Book Club: The Secret Dog

By on June 15, 2015

Some people are lucky enough to recall memories of growing up with dogs by their sides, others remember pleading with parents and jumping through hoops to show they're mature enough to care for another being. Yet sometimes fate intervenes and without any prior planning, or pleading, you find yourself the owner of a pet, which is how Josh, the main character in Joe Friedman's new book The Secret Dog, begins.

Aimed at children aged 7-9 years old the book tells the story of Josh, who moves to a remote island to live with his uncle following the death of his mother. He rescues a sheepdog puppy from drowning, and, in order to keep her, he trains her for the annual ‘gathering’ of the sheep.

Joe Friedman has been a city boy all his life. A psychotherapist who was born in Chicago and now lives in London, his experience of working dogs has been non-existent. So when Joe decided to write a children’s book about a boy who rescues a Border Collie puppy and decides to train him to be a sheep dog, he knew he had some serious research to do.

border collie photo

Here's his story.

Almost all of the main characters have been inspired by people I got to know or heard about on Skye – Yvonne, the vet, Calum, for all example – and my affection for the real people is present in how the characters have been written.

Josh is more of an invention, but one very much based on my experience with patients who have been traumatised by the loss of their mother early in their lives. It was a late night conversation in Skye, between the old Skye vet, Neil Stephenson, and my friend Joe, that gave me the idea for a boy who was inspired by a vet to take care of small injured animals on the common.

The book developed from this. There is much about the book I love, but the moments I find most emotionally satisfying are those in which Josh makes an emotional connection with people – Yvonne, his mum, and the final big scene with Calum, where he really begins to grow up.

I’ve had several dogs over the course of my life, and I’ve been able to train them to ‘sit’ on command, and (generally) to avoid running into the street, but no one would claim I was a great dog trainer. My current dog, a Golden Retriever came from Battersea Dogs Home almost ten years ago. He barks at people and then continues barking at the place they were after they walk away. He is also a terror during picnic season – if he sees one before we do, he’s haring off to eat as much as he can before we can catch up, so we have to keep him on a lead.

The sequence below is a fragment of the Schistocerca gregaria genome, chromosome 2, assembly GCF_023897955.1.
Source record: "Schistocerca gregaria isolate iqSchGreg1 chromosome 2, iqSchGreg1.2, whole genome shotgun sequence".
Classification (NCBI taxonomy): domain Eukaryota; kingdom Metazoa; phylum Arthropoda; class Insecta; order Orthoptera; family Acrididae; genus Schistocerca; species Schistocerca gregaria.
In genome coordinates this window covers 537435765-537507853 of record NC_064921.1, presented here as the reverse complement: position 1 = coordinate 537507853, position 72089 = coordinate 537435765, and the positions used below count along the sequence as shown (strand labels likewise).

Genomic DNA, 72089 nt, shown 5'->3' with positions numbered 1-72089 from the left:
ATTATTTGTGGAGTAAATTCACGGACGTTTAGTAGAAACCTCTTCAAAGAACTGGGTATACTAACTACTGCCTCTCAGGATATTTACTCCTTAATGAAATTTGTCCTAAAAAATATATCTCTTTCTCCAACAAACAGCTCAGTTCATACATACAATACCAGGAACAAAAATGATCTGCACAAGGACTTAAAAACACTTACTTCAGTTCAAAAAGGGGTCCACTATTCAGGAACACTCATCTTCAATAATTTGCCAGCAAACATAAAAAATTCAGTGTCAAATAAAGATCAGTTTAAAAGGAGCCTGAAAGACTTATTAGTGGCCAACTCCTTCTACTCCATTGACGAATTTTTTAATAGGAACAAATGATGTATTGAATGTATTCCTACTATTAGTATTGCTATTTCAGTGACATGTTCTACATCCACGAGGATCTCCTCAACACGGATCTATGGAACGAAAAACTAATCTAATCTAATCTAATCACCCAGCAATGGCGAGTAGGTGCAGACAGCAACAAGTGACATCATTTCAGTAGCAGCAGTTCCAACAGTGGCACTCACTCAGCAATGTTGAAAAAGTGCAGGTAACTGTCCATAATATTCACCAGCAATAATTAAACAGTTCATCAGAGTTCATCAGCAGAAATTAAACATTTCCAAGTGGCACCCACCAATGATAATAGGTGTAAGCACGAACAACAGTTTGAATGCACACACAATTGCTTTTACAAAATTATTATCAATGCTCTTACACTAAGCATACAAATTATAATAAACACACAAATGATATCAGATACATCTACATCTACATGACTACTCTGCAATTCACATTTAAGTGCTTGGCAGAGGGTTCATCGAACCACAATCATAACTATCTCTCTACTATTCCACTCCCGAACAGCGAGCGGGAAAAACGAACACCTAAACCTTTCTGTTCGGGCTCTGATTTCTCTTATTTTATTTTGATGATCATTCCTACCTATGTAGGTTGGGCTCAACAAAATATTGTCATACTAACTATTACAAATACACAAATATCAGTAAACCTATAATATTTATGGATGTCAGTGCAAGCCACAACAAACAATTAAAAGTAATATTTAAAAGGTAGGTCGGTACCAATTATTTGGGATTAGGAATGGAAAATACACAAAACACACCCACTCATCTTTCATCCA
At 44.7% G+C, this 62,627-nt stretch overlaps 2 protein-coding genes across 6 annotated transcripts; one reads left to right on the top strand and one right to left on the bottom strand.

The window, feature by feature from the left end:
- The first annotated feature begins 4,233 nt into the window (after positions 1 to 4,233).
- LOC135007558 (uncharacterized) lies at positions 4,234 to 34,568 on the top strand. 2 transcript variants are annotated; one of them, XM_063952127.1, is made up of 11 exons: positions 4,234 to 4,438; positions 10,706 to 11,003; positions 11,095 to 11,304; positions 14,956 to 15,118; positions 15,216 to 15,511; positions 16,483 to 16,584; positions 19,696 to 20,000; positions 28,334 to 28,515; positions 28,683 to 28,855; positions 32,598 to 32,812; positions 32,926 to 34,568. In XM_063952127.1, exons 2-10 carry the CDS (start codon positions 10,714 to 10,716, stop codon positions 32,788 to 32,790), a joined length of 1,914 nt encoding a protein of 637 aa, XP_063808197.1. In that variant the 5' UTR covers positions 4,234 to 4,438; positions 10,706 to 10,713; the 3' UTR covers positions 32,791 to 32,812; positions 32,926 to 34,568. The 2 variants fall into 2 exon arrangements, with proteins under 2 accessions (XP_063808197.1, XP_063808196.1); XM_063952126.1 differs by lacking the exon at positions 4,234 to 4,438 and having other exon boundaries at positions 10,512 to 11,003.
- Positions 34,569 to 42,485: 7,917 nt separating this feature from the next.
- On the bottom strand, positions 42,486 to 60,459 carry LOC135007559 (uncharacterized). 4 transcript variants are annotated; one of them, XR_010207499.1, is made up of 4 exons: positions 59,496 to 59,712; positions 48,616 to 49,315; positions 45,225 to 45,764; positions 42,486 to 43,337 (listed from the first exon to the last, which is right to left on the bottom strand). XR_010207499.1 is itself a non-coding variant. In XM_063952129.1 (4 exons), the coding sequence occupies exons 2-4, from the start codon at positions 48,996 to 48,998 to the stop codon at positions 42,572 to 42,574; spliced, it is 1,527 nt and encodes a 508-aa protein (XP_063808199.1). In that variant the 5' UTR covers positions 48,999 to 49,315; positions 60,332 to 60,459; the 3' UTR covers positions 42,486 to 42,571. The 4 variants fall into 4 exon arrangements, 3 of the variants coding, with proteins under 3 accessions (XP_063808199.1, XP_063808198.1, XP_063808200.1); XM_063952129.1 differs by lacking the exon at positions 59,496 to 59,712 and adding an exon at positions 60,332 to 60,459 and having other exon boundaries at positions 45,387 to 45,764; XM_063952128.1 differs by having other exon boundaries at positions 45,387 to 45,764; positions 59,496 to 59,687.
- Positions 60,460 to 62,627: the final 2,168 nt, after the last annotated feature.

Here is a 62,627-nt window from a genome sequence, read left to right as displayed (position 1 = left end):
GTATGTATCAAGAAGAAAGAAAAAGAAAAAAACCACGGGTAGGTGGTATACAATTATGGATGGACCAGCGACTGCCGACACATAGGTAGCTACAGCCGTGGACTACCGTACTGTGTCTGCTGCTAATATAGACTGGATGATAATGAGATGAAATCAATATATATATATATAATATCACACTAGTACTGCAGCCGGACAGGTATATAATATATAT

Learning new dog training methods was a lot of fun, from reading books to visiting different trainers, I learnt a whole new world, not just for me, but Josh also.

Here's one of our favourite extracts from Chapter 1 of The Secret Dog.

Josh had been exploring the commons for five years, since he’d come to live on the island. He loved it all, every neglected bit of it.

The sea eagle had adjusted its flight path again. It was flying lower, and circling an area near the river below. If there was an animal to save, Josh hoped it wasn’t on the other side. He hadn’t changed out of his school uniform.

To his left there was a wire fence. He put his hand on a solid-looking fence-post and used it to vault over. Then he started down the steep slope, keeping an eye on the huge bird. It was circling still lower. Maybe it sensed Josh was a threat to its dinner.

As Josh got closer to the river, he looked from side to side, his eyes rapidly scanning the area for any signs of life. His long, dirty-blond hair flopped over his eyes. He hadn’t noticed any breaks in the fence . . . And surely he’d see a sheep in trouble. The sea eagle must be homing in on something smaller.